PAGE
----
My friend Jim Ho (a former clerk for Justice Thomas who's now an appellate lawyer at Gibson, Dunn & Crutcher) reports that Justice Kennedy is "16 for 16 in 5-4 cases so far" this Term.
Justice O'Connor, he further reports, "never had a perfect record in 5-4 cases (not countering her partial service during [the 2005 Term]." That, of course, stands to reason: She and Justice Kennedy were both swing voters then, so sometimes it was Justice Kennedy who made up the majority while she was in the minority. Now that Justice Kennedy is the one man at the middle of the Court, generally speaking as he goes so goes the majority.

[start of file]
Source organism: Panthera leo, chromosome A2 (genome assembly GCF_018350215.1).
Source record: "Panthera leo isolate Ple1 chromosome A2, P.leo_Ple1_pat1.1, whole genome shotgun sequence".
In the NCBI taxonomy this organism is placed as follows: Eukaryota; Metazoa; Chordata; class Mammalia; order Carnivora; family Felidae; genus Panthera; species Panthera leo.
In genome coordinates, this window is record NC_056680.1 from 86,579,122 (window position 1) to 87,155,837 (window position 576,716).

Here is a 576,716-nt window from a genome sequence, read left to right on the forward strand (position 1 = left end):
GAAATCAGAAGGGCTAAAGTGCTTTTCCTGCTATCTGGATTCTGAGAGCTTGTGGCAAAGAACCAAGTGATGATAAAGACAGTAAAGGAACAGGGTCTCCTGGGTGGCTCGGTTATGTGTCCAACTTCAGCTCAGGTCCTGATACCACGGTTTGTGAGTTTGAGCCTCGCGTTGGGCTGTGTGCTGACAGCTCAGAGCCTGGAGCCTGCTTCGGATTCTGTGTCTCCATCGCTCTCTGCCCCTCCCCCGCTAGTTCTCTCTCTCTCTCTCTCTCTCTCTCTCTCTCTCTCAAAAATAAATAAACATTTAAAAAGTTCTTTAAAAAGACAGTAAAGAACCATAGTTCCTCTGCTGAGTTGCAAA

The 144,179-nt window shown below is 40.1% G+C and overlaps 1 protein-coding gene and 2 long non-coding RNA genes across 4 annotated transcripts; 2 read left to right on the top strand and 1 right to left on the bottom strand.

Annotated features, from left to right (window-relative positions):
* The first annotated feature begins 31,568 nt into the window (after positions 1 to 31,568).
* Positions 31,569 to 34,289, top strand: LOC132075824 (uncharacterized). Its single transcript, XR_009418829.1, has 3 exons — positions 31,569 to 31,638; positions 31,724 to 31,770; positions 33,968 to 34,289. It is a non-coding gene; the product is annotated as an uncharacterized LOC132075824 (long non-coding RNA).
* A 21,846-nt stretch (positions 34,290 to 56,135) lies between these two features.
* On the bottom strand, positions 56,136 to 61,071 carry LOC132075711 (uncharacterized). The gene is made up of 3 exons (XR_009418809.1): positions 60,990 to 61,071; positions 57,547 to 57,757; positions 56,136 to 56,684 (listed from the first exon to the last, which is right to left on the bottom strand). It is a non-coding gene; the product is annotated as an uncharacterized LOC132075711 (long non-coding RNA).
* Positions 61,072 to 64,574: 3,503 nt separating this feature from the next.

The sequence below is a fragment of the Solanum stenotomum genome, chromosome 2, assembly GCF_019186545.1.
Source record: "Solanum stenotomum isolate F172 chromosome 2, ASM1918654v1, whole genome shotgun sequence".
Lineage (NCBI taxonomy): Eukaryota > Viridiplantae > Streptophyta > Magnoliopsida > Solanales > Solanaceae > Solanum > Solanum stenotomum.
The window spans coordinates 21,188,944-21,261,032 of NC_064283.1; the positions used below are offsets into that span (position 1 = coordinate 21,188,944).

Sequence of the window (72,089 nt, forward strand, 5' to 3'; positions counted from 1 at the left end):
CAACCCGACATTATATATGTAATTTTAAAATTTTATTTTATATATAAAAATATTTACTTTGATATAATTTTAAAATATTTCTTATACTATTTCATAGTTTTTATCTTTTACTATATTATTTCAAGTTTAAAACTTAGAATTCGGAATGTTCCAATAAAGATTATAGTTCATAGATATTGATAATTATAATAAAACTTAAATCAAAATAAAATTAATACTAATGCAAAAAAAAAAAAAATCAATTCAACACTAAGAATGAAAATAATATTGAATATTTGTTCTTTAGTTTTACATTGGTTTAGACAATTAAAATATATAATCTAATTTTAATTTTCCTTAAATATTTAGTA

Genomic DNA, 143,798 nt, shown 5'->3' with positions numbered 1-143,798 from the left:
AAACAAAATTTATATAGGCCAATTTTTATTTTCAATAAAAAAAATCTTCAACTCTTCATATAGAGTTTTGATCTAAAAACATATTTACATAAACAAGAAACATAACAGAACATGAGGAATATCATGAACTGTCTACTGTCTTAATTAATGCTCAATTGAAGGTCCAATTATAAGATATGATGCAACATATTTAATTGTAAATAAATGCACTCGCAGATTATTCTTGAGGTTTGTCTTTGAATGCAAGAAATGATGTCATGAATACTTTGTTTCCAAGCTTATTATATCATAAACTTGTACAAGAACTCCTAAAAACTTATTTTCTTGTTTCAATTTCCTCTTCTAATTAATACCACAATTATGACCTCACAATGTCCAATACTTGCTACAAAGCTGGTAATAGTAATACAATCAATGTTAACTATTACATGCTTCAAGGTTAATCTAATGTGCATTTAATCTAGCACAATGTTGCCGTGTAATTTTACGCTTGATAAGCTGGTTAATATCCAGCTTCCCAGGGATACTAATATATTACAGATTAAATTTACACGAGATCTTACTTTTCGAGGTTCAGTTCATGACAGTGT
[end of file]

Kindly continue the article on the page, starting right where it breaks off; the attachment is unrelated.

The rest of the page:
Note also that now that Justice O'Connor and Chief Justice Rehnquist have left, one recurring 5-4 pattern in which Justice Kennedy was usually in the minority -- the sentencing/jury trial cases, in which Rehnquist, Kennedy, O'Connor, and Breyer routinely dissented -- may end up being a 6-3 pattern; see Cunningham v. California, the most recent such case, in which Kennedy, Breyer, and Alito dissented. So in part Justice Kennedy's perfect 5-4 record might stem from situations such as this, where his view is getting less popular on the Court and is thus being excluded from the 5-4 count. Still, one can't deny that in many cases he is the Justice to watch. SCOTUSblog's StatPack has more details. In 7 of the 16 cases, Kennedy joined the four generally more conservative Justices, in 5 he joined the four generally more liberal Justices, and in 4 the Court split in other ways.